ridged


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ridge

 (rĭj)
n.
1. A long narrow upper section or crest: the ridge of a wave.
2.
a. A long, narrow, elevated section of the earth's surface, such as a chain of hills or mountains or the divide between adjacent valleys.
b. A long mountain range on the ocean floor.
3. A narrow, elongated zone of relatively high atmospheric pressure. Also called wedge.
4. A long, narrow, or crested part of the body: the ridge of the nose.
5. The horizontal line formed by the juncture of two sloping planes, especially the line formed by the surfaces at the top of a roof.
6. A narrow, raised strip, as in cloth or on plowed ground.
v. ridged, ridg·ing, ridg·es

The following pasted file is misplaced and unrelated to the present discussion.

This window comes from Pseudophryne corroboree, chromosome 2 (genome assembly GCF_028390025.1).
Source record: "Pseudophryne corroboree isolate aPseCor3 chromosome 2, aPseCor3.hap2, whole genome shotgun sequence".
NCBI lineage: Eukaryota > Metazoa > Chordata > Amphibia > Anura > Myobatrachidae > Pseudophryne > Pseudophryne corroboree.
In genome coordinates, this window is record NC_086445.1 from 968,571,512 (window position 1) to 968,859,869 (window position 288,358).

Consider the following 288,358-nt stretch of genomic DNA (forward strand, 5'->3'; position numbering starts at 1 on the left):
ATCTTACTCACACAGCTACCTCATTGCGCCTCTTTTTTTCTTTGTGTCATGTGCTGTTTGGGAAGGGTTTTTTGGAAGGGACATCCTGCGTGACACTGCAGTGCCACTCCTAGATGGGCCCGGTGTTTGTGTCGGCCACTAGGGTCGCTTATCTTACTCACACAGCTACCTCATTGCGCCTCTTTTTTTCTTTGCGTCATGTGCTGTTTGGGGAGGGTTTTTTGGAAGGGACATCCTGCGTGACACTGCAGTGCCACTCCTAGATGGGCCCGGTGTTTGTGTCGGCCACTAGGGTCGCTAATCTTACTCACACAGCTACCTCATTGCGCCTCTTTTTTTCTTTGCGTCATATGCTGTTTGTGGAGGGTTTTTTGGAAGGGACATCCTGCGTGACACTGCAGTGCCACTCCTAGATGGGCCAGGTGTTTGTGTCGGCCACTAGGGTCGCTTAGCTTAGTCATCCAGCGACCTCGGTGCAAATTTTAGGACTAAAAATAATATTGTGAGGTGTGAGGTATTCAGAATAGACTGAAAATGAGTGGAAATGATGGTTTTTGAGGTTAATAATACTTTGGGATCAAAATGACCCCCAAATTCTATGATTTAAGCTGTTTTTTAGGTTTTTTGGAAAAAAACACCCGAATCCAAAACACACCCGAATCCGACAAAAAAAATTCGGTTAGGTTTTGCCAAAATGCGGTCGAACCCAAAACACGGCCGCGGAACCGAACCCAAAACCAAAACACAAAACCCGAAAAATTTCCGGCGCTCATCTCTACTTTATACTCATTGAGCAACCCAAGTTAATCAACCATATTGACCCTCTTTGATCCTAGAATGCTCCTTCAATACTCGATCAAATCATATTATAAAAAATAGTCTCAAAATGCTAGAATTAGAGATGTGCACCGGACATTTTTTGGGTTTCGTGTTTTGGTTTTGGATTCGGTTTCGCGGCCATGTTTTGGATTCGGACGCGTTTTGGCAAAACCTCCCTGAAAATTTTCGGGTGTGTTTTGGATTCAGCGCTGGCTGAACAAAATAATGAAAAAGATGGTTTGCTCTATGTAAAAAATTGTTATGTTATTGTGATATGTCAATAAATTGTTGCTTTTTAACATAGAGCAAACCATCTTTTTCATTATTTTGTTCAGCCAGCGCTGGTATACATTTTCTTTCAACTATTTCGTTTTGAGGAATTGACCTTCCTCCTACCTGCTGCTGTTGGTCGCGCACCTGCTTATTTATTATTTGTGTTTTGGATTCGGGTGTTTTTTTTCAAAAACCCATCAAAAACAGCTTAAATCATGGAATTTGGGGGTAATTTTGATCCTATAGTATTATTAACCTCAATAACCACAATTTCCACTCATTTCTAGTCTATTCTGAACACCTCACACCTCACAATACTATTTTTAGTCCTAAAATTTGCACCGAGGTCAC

v.tr.
To mark with, form into, or provide with a ridge or ridges.
v.intr.
To form a ridge or ridges.

[Middle English rigge, from Old English hrycg; see sker- in Indo-European roots.]

ridged

(rɪdʒd)
adj
having a ridge or ridges
ThesaurusAntonymsRelated WordsSynonymsLegend:
Adj.1.ridged - having a ridge or shaped like a ridge or suggesting the keel of a ship; "a carinate sepal"
Translations

ridged

[ˈrɪdʒd] adjstrié(e)
References in classic literature ?
It was one of those spacious farmhouses, with high- ridged but lowly sloping roofs, built in the style handed down from the first Dutch settlers; the low projecting eaves forming a piazza along the front, capable of being closed up in bad weather.
From the well-known names of these towns I learn in what county I have lighted; a north-midland shire, dusk with moorland, ridged with mountain: this I see.
On the south side of the churchyard lies an ancient stone, ridged like a coffin, on which is carved a man on horseback; and another man with a shield encountering a vast winged serpent, and a man bearing a shield behind him.